* failed to attend an interview or examination for the purposes of this Act without having given a reasonable explanation to the Trustee for the failure to attend.

* failed, whether intentionally or not, to disclose to the Trustee the bankrupt’s beneficial interest in any property.

8 years [Section 149D(1)(a) to (h)] if a bankrupt:

* has, whether before, on or after the date of bankruptcy, left Australia and has not returned.

* after the date of bankruptcy, continued to manage a corporation per Section 91A of the Corporations Law without having been given leave to do so under Section 229 of that Law.

* after the date of bankruptcy, engaged in misleading conduct in relation to a person in respect of an amount that, or amounts the total of which, exceeded $3,419.

* when requested in writing by the Trustee to provide written information about the bankrupt’s property, income or expected income, failed to comply with the request.

* failed to disclose any particulars of income or expected income as required by a provision of the Bankruptcy Act referred to in Section 6A(1) or by Section 139U.

* failed to pay to the Trustee an amount that the bankrupt was liable to pay under Section 139ZG (Assessed Contribution).

* at any time during the period of 5 years immediately before the commencement of the bankruptcy, or at ant time during the bankruptcy:-

1. spent money but failed to explain adequately to the Trustee the purpose for which the money was spent.

2. disposed of property but failed to explain adequately to the Trustee why no money was received as a result of the disposal or what the bankrupt did with the money received as a result of the disposal.

* while absent from Australia, the bankrupt was requested by the Trustee to return to Australia by a particular date or within a particular period but failed to return.

A Notice of Objection must be filed with the Official Receiver and must:

set out the ground/s of objection per S149D(1),
refer to evidence or other material that, in the opinion of the Trustee, establishes the ground/s,
state the reason/s of the Trustee for objecting to the discharge on the ground/s specified.
A copy of the Notice must be given to the bankrupt together with a notice to the effect that the bankrupt may do either or both of the following:-

1. request the Inspector-General to review the decision of the Trustee.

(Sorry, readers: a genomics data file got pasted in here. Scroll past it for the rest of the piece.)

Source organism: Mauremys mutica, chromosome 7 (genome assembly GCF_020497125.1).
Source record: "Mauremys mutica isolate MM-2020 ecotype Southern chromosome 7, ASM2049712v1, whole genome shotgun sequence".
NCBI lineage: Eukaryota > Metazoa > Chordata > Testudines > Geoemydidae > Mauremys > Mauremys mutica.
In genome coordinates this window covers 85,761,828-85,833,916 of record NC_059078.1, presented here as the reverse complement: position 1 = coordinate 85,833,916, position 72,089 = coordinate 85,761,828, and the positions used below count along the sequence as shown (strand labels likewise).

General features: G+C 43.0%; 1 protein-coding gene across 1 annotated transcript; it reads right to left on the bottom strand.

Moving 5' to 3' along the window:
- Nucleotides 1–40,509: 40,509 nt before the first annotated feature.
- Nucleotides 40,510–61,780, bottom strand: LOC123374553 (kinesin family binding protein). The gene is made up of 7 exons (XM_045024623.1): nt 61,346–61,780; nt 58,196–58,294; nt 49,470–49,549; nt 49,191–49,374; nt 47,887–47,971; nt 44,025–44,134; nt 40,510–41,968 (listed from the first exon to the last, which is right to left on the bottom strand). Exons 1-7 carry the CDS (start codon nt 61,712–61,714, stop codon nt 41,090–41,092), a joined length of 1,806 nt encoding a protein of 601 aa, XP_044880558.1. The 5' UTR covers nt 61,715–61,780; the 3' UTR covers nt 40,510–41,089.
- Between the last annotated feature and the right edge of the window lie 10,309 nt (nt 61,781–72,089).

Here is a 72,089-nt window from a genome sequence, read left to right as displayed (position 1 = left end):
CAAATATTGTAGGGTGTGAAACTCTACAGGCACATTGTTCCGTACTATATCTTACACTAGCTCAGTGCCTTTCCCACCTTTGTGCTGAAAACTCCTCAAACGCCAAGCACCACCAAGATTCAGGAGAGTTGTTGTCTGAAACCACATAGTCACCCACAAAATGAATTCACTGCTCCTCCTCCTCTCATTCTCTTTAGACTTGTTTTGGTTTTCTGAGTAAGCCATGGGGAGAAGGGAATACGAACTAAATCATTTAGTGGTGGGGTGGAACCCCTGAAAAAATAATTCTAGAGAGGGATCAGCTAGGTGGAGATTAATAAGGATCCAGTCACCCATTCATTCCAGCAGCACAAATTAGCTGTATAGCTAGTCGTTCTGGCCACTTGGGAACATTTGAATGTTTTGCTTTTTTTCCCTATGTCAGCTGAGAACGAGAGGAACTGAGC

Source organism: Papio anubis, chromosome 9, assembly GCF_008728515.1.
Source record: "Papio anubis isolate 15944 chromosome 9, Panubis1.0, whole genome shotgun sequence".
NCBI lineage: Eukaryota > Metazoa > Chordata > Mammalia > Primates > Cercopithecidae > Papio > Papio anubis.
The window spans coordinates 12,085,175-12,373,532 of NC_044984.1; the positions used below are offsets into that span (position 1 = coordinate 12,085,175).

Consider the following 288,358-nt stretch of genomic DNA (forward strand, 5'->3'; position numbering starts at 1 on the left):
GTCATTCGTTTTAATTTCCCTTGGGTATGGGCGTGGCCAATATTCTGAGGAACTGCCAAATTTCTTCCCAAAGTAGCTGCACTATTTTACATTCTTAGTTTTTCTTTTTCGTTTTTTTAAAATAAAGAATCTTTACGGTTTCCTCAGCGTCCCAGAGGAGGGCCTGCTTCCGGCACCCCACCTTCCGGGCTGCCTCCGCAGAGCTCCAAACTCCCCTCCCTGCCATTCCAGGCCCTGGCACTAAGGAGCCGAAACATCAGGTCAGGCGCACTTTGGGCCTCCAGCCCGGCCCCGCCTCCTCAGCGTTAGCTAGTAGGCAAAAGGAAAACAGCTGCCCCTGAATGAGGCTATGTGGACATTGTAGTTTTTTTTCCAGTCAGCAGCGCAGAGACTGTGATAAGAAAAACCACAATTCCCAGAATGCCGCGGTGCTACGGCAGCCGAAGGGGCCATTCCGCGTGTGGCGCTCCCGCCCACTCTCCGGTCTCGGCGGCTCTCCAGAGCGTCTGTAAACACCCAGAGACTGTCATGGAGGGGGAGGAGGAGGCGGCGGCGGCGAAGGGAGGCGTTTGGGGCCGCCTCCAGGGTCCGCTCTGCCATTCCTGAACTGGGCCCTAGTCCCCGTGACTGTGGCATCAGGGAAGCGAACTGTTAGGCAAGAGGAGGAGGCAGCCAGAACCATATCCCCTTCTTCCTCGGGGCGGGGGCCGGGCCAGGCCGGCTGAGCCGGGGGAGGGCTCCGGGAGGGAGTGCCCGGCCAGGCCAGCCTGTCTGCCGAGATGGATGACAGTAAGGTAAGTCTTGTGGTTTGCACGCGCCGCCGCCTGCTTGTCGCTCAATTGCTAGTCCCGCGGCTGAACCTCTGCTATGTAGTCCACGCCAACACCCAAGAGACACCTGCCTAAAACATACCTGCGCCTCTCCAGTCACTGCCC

2. Subject to the Administrative Appeals Tribunal Act 1975, make an application to the Administrative Appeals Tribunal for a review of the decision.

The notice must also advise the bankrupt that a request to the Inspector-General for a review of the decision must be in writing, must be lodged with the Official Receiver’s office and must be accompanied by a copy of the notice of objection and any documents on which the bankrupt relies in support of the request.



The Bankruptcy Trustee can cancel (annul) a bankruptcy by issuing a Certificate of Annulment when:

* all the debts and costs of the administration of the bankruptcy have been paid in full [Section 153A] , or

* the bankrupt makes an offer of a composition which is accepted by the creditors at a meeting and the bankrupt has satisfied the terms of the offer [Sections 73 to 76], or

* through the Bankruptcy Trustee, a bankrupt enters into an arrangement whereby the bankrupt offers to pay a sum of money over a period of time (and such offer is accepted by the creditors) in full and final settlement of the bankrupt’s debts and the terms of payment have been completed [Sections 73 to 76].

(Section 75(4) deals with matter where bankrupt fails to meet terms of composition of arrangement initially accepted by creditors.)

an application is lodged with the Court and the Court is satisfied that a sequestration order ought not to have been made, or that the debtor’s petition ought not to have been presented or ought not to have been accepted by the Official Receiver [Section 153B].